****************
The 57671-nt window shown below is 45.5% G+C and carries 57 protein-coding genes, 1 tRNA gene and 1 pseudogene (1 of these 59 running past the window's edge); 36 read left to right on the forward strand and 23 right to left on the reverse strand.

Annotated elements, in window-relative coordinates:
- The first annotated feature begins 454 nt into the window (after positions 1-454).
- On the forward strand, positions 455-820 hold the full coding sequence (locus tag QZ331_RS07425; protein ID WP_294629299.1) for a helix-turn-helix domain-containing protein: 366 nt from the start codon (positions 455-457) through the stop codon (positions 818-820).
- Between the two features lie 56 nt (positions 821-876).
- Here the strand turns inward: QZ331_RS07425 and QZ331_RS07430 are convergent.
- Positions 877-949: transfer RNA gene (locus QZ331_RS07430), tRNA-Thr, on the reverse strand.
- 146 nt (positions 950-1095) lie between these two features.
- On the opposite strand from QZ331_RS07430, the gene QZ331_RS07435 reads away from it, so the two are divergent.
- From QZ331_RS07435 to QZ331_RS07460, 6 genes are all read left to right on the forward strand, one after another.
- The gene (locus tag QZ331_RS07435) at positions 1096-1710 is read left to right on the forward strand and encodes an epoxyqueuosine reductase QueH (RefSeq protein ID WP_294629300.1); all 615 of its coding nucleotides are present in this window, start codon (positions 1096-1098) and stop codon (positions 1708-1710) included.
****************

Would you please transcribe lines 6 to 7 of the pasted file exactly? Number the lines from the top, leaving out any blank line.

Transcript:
- Here the strand turns inward: QZ331_RS07425 and QZ331_RS07430 are convergent.
- Positions 877-949: transfer RNA gene (locus QZ331_RS07430), tRNA-Thr, on the reverse strand.